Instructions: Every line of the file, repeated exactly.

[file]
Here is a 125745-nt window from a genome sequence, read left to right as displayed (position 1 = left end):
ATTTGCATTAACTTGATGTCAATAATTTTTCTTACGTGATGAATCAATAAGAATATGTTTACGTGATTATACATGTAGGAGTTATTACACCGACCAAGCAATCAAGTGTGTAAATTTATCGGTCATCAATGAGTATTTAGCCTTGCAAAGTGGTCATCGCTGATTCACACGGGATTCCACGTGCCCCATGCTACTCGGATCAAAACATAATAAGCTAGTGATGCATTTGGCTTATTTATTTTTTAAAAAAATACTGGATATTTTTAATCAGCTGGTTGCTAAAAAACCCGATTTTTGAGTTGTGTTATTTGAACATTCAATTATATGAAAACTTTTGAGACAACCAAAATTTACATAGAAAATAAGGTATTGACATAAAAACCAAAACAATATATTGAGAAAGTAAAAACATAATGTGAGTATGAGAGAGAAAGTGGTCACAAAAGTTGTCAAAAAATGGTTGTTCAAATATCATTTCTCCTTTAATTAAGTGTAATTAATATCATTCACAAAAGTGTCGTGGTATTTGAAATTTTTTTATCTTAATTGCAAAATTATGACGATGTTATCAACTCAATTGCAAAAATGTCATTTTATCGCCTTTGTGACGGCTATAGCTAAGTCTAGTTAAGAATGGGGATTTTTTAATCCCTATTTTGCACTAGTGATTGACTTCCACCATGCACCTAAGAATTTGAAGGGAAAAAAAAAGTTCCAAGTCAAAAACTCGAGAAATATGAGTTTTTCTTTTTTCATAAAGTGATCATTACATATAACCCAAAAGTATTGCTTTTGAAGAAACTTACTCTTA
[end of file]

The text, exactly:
Here is a 125745-nt window from a genome sequence, read left to right as displayed (position 1 = left end):
ATTTGCATTAACTTGATGTCAATAATTTTTCTTACGTGATGAATCAATAAGAATATGTTTACGTGATTATACATGTAGGAGTTATTACACCGACCAAGCAATCAAGTGTGTAAATTTATCGGTCATCAATGAGTATTTAGCCTTGCAAAGTGGTCATCGCTGATTCACACGGGATTCCACGTGCCCCATGCTACTCGGATCAAAACATAATAAGCTAGTGATGCATTTGGCTTATTTATTTTTTAAAAAAATACTGGATATTTTTAATCAGCTGGTTGCTAAAAAACCCGATTTTTGAGTTGTGTTATTTGAACATTCAATTATATGAAAACTTTTGAGACAACCAAAATTTACATAGAAAATAAGGTATTGACATAAAAACCAAAACAATATATTGAGAAAGTAAAAACATAATGTGAGTATGAGAGAGAAAGTGGTCACAAAAGTTGTCAAAAAATGGTTGTTCAAATATCATTTCTCCTTTAATTAAGTGTAATTAATATCATTCACAAAAGTGTCGTGGTATTTGAAATTTTTTTATCTTAATTGCAAAATTATGACGATGTTATCAACTCAATTGCAAAAATGTCATTTTATCGCCTTTGTGACGGCTATAGCTAAGTCTAGTTAAGAATGGGGATTTTTTAATCCCTATTTTGCACTAGTGATTGACTTCCACCATGCACCTAAGAATTTGAAGGGAAAAAAAAAGTTCCAAGTCAAAAACTCGAGAAATATGAGTTTTTCTTTTTTCATAAAGTGATCATTACATATAACCCAAAAGTATTGCTTTTGAAGAAACTTACTCTTA